The Smith Street Band @ Middle East

The Smith Street Band
October 19, 2016 at the Middle East

By: Isaac Shur


“Even when they’re far from home, The Smith Street Band knows how to connect with their audience.”

The first time you walk into The Middle East Upstairs, the size of the venue might surprise you. Smaller than its Downstairs counterpart, the Upstairs places hosts to shows that can feel more like friends playing music for each other than a band putting on a show. The Smith Street Band played into this feeling perfectly during their recent show there.

Before The Smith Street Band took the stage, Fucko and Sidekicks got everyone excited with their opening sets. Fucko’s three-piece band fell flat at times, an extra guitar might have helped them achieve a fuller sound, but overall, the Boston locals put on a good show with driving rock songs that got the crowd bopping their heads. The Sidekicks put on a surprisingly intense performance with tight guitar riffs and impressively high vocals from frontman Steve Ciolek. Both bands proved to be so much more than the mediocre openers that often plague shows at small venues.

When Smith Street frontman Wil Wagner gets on stage, it’s just him and a guitar, but as soon he begins to sing, the crowd is already singing along. Midway through the first song, the rest of the Melbourne natives join Wil on stage. Even when they’re far from home, The Smith Street Band knows how to connect with their audience. With his tattoos and imposing stature, Wil might seem like an intimidating guy if you ran into him on the street, but as soon as he gets on stage he pours his heart out into every deeply personal song he plays. The intimacy of these songs is reflected not only in Wil’s passionate performance, but also in the group’s tight chemistry. The four members clearly know how everyone in the band ticks, and although there were a few moments where Wil lost track and made a mistake, the rest of the band was always there to immediately get everyone back on the same page. The dynamic displayed by the band is impressive, and it’s something that can only come with close friendship, and of course, a whole lot of practice.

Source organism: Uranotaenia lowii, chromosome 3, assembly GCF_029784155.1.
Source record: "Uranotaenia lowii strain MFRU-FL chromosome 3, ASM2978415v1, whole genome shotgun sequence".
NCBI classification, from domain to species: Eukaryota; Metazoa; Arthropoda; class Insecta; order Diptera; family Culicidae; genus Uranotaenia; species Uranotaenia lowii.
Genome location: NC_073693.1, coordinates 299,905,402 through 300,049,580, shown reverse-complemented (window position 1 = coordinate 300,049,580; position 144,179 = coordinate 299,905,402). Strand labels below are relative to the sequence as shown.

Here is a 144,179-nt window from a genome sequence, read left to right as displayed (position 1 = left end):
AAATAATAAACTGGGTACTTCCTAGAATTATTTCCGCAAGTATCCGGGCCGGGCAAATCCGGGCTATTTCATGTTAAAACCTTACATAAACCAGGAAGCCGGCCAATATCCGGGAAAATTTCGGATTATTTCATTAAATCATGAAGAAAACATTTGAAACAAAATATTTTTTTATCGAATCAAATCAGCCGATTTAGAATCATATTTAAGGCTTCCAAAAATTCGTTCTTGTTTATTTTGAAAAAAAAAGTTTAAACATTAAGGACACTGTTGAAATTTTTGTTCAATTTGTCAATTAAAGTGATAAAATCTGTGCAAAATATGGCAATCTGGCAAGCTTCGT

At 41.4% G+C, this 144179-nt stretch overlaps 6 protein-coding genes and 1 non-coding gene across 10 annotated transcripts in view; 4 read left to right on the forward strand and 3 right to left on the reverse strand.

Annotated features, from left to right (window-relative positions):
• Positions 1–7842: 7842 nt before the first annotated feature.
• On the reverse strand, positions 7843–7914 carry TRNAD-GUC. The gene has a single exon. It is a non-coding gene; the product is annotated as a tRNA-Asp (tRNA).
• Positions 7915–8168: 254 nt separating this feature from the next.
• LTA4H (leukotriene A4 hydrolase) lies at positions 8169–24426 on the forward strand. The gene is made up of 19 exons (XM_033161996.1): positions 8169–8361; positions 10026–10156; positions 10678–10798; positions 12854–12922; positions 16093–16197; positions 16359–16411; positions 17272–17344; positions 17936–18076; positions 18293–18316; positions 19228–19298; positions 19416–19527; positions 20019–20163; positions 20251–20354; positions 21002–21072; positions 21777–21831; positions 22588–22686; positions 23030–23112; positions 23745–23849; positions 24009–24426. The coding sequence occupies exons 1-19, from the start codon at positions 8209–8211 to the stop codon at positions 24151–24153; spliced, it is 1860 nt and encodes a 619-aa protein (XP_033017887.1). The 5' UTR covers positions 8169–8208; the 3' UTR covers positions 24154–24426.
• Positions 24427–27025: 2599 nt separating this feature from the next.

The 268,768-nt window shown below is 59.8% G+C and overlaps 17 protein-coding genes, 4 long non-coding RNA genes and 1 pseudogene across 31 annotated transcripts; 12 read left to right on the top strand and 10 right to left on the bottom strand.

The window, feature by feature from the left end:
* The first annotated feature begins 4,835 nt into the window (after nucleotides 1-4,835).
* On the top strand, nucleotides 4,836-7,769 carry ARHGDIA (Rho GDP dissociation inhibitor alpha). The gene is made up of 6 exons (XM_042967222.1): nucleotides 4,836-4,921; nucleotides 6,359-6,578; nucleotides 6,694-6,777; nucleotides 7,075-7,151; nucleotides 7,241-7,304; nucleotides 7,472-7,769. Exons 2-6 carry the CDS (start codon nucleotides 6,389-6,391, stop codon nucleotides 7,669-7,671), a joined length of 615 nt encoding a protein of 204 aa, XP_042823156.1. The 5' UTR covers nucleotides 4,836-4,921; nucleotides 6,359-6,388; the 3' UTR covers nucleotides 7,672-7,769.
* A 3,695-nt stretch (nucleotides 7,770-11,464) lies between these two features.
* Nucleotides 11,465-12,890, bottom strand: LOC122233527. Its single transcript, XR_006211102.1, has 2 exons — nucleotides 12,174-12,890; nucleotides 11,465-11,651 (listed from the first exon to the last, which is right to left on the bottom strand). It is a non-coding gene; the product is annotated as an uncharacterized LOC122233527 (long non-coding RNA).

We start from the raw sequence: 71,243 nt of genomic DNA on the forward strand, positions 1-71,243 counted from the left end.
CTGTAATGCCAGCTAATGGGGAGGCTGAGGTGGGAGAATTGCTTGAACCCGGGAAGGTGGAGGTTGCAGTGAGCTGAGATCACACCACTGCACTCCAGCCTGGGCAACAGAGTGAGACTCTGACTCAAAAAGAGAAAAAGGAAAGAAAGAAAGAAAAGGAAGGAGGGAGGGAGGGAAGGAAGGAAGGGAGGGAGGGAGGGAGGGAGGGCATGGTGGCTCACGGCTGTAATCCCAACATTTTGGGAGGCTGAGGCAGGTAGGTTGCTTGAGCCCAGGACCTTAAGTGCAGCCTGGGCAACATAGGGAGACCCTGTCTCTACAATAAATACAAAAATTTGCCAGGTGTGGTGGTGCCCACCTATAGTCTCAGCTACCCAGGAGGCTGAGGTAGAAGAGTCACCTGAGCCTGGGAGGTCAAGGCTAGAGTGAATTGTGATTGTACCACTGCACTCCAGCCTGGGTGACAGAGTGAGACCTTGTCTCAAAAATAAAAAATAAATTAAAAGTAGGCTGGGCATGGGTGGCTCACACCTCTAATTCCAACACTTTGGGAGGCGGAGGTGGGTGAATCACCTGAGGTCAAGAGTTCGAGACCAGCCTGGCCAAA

The Smith Street Band always encourages their audience to sing and clap and dance along to their songs. During some sections of their hit songs like “I Can’t Feel My Face” and “Surrender,” Wil would stop singing altogether for a moment and let the audience belt out the words that they all know so well, just another example of the deep connection Wil has with his music, and subsequently, his fans. When Wil is up there on stage, you can’t help but feel like you know him personally.

The crowd even got a sneak peek at some songs off of the new album, which the band just finished recording and mixing. “This one is a sad love song, very unusual for a Smith Street song,” Wil joked before playing a song off the upcoming album. During the new song, the crowd began to clap, after which Wil exclaimed how happy it made him to hear people clap along to the new song for the first time ever.

The Smith Street Band ended the night with their old hit “Young Drunk,” to the delight of the crowd. There was probably not a better way to end the show then the whole crowd singing and screaming along, all in perfect synchronicity. There are those that say pop punk is dead or irrelevant, but The Smith Street Band stands, and will continue to stand, as a perfect example of the pop punk spirit not only surviving, but thriving.